Cut the Government Workforce or Wither Puerto Rico
Español Puerto Rico Governor Alejandro García Padilla is trying to put a Band-Aid over a gaping fiscal wound.
Credit Where Credit Is Due
García Padilla wants to review the island’s labor laws and reduce benefits. That is an outstanding idea. The governor has focused on paid leave as a big problem, costing the government millions of dollars each year. However, it’s also costing thousands of jobs and millions each year in the private sector.
For example, the governor has pointed out that Puerto Ricans enjoy 30 days of paid vacation every year, 18 sick days, and 14 paid holidays. That amounts to more than two months of annual paid leave for every employee. That is great for employees, but bad for business, which in turn, is bad for jobs.
This is clearly a step in the right direction. However, the governor continues to avoid the real problem: the size of the local government.
How big is it?
The Elephant in the Room
For starters, of the 900,000 people who have jobs in Puerto Rico, roughly 300,000 work for government. The latest budget drives home the fact that the island’s fiscal problems are far from over.
According to Caribbean Business, the just-closed 2015 fiscal year resulted in a US$700 million deficit. By the way, that estimate does not include nearly $300 million in yet-to-be-paid tax returns. In other words, the shortfall could top US$1 billion.
What happened to those billions that Puerto Rico borrowed last year?
Last year was supposed to be a balanced budget. So is this year’s budget. It’s not balanced either. Is it worth even mentioning the projected deficit, since estimates are so consistently wrong and “revised”?
At the heart of Puerto Rico’s financial mess is government spending, plain and simple. To fix the problem, the government must cut no less than 30 percent from the government workforce — about 100,000 individuals.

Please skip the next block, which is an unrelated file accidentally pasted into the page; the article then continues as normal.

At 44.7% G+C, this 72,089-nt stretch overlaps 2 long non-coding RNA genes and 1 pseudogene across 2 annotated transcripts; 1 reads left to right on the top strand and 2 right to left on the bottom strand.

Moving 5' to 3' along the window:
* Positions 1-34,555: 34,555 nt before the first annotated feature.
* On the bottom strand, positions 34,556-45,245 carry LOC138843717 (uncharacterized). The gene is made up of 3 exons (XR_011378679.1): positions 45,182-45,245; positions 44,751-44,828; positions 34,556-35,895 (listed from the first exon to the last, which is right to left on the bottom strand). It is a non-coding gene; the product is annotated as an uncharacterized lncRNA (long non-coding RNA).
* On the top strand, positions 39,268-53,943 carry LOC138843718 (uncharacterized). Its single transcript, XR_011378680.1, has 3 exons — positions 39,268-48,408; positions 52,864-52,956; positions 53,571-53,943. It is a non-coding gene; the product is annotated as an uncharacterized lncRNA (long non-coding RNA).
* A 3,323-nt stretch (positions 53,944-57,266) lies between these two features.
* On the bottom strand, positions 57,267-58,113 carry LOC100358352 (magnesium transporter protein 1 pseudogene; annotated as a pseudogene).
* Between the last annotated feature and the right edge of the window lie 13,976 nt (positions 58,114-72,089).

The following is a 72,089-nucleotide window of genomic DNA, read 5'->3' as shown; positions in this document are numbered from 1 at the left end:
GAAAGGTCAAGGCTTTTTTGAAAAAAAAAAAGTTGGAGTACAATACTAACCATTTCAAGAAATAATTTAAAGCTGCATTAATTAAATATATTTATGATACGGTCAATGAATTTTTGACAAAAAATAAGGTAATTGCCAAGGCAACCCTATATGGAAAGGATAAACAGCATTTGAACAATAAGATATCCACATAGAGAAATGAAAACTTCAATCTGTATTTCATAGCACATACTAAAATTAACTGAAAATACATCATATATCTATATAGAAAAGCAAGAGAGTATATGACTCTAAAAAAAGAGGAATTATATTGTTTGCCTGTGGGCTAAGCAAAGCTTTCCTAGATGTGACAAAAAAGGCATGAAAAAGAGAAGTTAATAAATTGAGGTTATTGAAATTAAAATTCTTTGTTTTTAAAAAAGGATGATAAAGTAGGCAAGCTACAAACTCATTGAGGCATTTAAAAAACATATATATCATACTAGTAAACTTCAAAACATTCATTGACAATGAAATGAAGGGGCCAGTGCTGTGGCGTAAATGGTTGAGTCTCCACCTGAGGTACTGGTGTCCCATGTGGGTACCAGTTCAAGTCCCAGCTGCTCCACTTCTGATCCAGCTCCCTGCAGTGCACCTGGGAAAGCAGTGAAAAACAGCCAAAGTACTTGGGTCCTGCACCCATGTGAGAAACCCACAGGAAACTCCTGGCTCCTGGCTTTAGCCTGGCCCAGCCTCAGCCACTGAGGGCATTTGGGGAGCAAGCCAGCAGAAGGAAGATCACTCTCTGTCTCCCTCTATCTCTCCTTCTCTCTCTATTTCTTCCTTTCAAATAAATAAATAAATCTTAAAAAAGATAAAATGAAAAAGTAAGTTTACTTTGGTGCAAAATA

Low-Hanging Fruit for Puerto Rico
While the governor attempts to address long overdue reforms on paid leave, there is still much to be done.
Women, for example, receive two months of fully paid maternity leave at taxpayer and or business expense. This is a double hit for business owners who must continue paying the woman and either pay for a replacement or overburden other employees. Efficiency drops, and costs go up.
That is not to say taking leave to have a baby for a man or a woman is a bad thing. It’s one of those “nice” things to have. But why should government, taxpayers, or business owners be mandated to pay for a personal choice that you make?
Another issue is tort reform. It is far too easy to file a legal complaint against an employer in Puerto Rico (and the rest of the United States for that matter). Even while many cases eventually get dropped or dismissed, the cost of combating these cases is enormous. It puts fear into the hearts of many business owners who shun business efficiency and tough decisions to avoid lawsuits.
Instead, business owners should have greater leeway and less fear in hiring and firing decisions.
Given some the will, there are so many issues that could be addressed in Puerto Rico right now; it is difficult to focus on just a few areas. Nothing, however, will be more effective than addressing the core issue — the bloated, corrupt government — that has destroyed the island’s economy.